Relative to category 1, yes its a cool idea in theory that the name sake of your watch, may actually have worked on your watch and had quite a bit to do with it.  When it comes to independent's I love Laurent Ferrier's watches.  However, for me there are certain issues that would make them possibly less desirable than a similarly priced Patek, AP, or Lange, Piaget, VC.  I've never bought a watch from a small independent watch company.  However, a friend of mine did.  He spent roughly $140,000 on a rose gold tourbillion (I will not mention brand, as he could be reading this and prefer to remain anonymous, as of 2 years ago he was only the 3rd or 4th person to purchase said watch in North America).  In any event, he got to meet the founder, very cool, and got to go to the workshop, again very cool.   It took roughly 1.5 -2 years for his watch to be completed.  However during several stages of creating the watch, various parts were sent out for finishing, or to get some small components from a high end supplier.  That surprised and disappointed me.  The founder is a master watch maker and quite famous, and I really thought all workmanship and all finishing, and all components would have been done completely in house.  There may be other independent/founders that do everything in house, I can't say for sure, as I only know from my friend's experience with his own watch.  However, this master watch maker/founder etc seemed far more dependent on other outside sources than I would have expected.  Sure he is the founder, and my friend go to meet him, and correspond regarding progress and having a little input, but it did bother me that his company is not as self reliant as I would have expected.  My friend could have bought a Patek, or a Lange and everything would have been made in house to incredibly high standards.  Sure my friend wouldn't get to meet those founders, and maybe not had actual input, but for the amount of money he spent, I just expected a little more from his independent.  I suppose it would be a bit like having bespoke shoes made, one could meet Pierre Corthay and have shoes made, or travel to London and have a pair of John Lobbs custom made by their best.  Can one say that one would be disappointed with a bespoke pair of Lobbs because you didn't actually meet John Lobb?  I don't know...but if I found that Pierre Corthay maybe had to send his shoes out to Edward Green for some finishing or to make the soles, maybe I would be a bit less impressed even if he presented me with a great pair of shoes.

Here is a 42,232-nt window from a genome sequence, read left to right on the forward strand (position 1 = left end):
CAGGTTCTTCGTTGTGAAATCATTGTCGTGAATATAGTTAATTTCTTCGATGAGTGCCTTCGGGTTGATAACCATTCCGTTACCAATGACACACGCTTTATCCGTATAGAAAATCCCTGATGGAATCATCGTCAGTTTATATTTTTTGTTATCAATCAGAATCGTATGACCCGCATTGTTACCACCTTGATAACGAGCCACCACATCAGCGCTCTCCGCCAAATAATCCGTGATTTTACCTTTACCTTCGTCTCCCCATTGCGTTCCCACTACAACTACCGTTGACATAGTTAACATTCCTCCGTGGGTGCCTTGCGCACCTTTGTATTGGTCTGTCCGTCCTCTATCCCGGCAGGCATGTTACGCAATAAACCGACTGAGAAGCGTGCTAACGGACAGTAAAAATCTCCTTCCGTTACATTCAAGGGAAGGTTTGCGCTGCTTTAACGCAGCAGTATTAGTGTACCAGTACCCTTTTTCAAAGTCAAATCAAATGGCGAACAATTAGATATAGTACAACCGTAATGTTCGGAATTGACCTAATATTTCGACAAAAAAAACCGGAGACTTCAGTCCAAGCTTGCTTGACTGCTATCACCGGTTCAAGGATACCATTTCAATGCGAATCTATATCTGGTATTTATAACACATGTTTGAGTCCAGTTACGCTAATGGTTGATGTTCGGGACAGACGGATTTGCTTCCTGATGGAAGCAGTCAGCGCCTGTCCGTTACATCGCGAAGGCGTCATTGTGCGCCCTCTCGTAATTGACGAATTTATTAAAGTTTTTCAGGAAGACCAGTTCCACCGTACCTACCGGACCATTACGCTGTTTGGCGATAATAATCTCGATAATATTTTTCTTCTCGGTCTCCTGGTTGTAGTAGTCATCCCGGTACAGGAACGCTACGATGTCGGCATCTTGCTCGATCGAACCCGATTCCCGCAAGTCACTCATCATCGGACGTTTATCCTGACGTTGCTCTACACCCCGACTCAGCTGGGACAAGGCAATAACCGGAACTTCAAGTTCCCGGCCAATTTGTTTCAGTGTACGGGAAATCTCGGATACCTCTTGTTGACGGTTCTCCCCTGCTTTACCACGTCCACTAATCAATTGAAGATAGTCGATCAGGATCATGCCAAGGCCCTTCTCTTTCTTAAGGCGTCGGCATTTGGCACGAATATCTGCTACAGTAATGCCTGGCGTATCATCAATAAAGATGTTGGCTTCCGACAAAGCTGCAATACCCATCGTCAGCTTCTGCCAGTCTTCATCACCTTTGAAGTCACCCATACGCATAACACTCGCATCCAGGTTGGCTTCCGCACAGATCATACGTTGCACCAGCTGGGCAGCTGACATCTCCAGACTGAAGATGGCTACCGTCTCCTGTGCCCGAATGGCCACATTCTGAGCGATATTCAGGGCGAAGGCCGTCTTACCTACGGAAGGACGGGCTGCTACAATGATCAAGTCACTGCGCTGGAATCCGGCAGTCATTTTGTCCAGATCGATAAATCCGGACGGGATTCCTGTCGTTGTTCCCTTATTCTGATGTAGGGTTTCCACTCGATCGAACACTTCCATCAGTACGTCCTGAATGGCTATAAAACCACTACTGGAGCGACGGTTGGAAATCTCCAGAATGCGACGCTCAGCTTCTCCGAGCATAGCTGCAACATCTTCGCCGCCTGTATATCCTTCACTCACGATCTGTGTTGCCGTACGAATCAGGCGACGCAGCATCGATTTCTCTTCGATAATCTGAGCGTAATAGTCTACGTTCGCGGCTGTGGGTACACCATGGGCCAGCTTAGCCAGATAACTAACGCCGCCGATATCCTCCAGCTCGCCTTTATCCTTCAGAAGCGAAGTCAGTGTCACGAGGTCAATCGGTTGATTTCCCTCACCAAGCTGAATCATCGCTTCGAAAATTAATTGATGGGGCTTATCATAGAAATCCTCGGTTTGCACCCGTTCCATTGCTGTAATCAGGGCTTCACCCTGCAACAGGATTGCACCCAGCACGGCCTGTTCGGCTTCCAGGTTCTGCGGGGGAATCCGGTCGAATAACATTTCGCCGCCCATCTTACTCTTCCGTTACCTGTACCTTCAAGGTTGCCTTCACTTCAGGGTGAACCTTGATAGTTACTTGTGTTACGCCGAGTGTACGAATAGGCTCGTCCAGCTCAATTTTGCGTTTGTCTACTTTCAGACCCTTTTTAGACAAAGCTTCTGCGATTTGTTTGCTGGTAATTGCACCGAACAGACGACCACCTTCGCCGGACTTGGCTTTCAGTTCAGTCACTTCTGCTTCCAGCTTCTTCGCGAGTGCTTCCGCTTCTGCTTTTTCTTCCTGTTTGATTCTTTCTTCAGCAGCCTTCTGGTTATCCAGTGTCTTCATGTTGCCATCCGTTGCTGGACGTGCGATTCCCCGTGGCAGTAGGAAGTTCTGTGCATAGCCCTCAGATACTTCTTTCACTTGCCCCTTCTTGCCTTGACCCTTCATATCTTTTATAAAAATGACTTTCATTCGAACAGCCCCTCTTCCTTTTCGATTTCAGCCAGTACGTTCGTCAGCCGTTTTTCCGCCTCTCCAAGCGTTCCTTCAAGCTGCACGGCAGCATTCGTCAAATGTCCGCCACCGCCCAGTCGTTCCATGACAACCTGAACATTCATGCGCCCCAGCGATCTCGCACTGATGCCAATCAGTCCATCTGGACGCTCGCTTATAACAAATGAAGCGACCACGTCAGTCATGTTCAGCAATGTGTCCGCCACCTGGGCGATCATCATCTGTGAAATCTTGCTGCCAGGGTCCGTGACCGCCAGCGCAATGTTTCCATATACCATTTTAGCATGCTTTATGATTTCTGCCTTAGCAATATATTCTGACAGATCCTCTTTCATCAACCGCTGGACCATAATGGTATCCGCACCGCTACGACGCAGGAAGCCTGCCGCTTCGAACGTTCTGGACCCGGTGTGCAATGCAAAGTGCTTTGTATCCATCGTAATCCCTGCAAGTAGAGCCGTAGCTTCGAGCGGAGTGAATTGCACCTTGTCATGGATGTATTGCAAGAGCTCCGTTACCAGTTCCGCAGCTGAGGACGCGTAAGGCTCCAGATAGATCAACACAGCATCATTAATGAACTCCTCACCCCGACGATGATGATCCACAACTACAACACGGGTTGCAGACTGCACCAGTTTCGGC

I do not see the problem here. The comparison with shoemaking implies that it is better to have the shoe made completely in-house. Closing bespoke shoes is outsourced by some of the best shoemakers as it is such a skilled task they wish to commission the best closer rather than use an adequate in house person. Provided the component bought in is the best available in the world I see no problem with this and self reliance has to stop somewhere as vertical integration does not go on forever (unless you are Hermes I am told). A manufacturer is not necessarily a better manufacturer just because it makes everything itself in fact there are strong arguments that specialist in individual areas will always be able to make that part better than a generalist.